In his capacity as vice chair of President Trump’s so-called “Election Integrity” Commission, Kansas Secretary of State and noted vote suppressor Kris Kobach sent a letter to all 50 states asking them to hand over a wealth of personal information about their state’s registered voters, including names and addresses, party affiliations, and the last four digits of social security numbers. The request inspired a rare moment of bipartisanship, with at least 44 states refusing to fully comply with Kobach’s request.
(UPDATE: The Commission has since sent revised requests to the states, and Secretary of State Michele Reagan has sought legal counsel on how to respond to this latest round of requests.)
Although it received less attention that the information requests, the letter also included a list of seven questions seeking states’ input on the Commission’s work. We decided to answer those questions.
1. What changes, if any, to federal election laws would you recommend to enhance the integrity of elections?
Restore the Voting Rights Act (“VRA”). Since the Supreme Court’s decision to gut the VRA’s preclearance process in Shelby County v. Holder, many states with histories of discriminatory election practices have returned to their old ways. States like North Carolina and Texas (both previously subject to preclearance) have enacted laws undoing online registration, same-day registration, early and weekend voting, and pre-registration for teens about to turn 18. Restoration of the full VRA is necessary to protect our democracy from further attack.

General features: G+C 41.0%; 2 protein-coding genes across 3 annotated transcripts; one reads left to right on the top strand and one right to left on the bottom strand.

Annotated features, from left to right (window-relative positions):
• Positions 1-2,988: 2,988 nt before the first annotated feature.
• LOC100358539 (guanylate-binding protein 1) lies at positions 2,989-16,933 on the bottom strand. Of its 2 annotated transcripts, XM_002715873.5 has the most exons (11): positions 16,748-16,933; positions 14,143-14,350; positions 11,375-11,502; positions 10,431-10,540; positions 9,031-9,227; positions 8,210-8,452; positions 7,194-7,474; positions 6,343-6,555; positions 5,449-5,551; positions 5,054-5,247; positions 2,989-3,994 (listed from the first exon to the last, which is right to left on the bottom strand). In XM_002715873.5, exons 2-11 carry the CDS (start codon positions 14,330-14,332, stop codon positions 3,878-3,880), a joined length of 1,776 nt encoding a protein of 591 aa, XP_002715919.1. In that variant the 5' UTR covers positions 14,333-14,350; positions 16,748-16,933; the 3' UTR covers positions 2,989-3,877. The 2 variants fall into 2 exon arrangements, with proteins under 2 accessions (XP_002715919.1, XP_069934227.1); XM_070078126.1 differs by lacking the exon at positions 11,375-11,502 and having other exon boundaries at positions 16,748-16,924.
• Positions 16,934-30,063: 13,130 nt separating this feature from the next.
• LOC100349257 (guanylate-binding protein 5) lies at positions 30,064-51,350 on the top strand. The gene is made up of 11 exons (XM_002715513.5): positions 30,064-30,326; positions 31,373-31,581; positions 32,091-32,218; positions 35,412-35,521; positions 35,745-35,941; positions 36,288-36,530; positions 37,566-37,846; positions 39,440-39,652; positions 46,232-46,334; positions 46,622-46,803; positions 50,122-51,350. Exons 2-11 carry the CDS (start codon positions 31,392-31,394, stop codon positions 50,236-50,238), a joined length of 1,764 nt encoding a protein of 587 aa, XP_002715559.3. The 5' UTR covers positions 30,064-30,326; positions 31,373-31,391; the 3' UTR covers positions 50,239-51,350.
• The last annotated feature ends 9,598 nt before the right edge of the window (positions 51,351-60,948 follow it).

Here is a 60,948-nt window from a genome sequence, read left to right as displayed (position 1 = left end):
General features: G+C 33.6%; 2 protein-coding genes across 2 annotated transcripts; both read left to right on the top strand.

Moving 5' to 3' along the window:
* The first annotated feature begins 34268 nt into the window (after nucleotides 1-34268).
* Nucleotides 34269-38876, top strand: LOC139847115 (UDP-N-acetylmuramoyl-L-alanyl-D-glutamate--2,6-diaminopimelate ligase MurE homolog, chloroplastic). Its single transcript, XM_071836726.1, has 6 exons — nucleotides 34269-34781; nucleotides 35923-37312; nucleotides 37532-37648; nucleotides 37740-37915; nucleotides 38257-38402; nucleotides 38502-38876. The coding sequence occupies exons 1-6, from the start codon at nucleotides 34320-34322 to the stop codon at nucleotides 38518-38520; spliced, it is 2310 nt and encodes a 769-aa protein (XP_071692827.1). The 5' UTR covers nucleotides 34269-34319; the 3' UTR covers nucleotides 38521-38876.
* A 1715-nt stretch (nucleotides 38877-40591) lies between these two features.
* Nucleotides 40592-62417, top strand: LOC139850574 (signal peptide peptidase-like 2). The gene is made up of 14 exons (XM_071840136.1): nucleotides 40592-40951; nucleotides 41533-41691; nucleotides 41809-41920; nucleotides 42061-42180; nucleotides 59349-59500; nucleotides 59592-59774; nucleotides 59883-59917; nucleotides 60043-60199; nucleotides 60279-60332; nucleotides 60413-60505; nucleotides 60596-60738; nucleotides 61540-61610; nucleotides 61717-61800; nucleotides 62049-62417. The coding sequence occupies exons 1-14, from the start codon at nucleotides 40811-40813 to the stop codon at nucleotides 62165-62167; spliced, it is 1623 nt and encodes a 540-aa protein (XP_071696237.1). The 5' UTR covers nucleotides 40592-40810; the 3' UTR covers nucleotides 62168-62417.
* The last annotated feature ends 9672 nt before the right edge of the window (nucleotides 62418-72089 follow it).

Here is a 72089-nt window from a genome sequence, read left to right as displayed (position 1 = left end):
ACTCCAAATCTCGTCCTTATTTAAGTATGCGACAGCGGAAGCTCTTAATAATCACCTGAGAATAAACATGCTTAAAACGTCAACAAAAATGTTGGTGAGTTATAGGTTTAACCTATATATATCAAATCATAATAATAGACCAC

Next, we must update our antiquated system of opt-in voter registration, which results in millions of eligible voters across the country being left unregistered or with outdated registration records. According to Harvard researcher Charles Stewart, registration problems resulted in 2.5 million voters being unable to vote in the 2014 midterm elections. We therefore recommend a federal law providing for the nationwide implementation of Automatic Voter Registration (“AVR”), a system in which eligible citizens are automatically registered to vote. In addition to removing a simple barrier for voters, switching to an opt-out system that relies on verified state records would reduce the chances of ineligible voters being put on the rolls.
2. How can the Commission support state and local election administrators with regard to information technology security and vulnerabilities?
Perhaps the greatest support the Commission can lend regarding information technology security would be to immediately cease their requests for voters’ personal identification information. Experts warn the Commission’s request would “lay bare a valuable cache of information that cyber criminals could use for identity theft scams — or that foreign spies could leverage for disinformation schemes.”
Additionally, the Commission should oppose congressional efforts to eliminate the Election Assistance Commission (“EAC”), the only federal agency tasked exclusively with supporting state and local election administrators. In the run-up to the 2016 election, Secretary of State Michele Reagan cited the EAC’s equipment certification process as an important reason for confidence in our electoral process. Maricopa County Recorder Adrian Fontes has called the EAC an “indispensable resource.” Preeminent elections scholar Rick Hasen has said eliminating the Commission would be a “tremendous mistake.” Secretary Reagan, Recorder Fontes, and Professor Hasen are correct — we must not lose the EAC.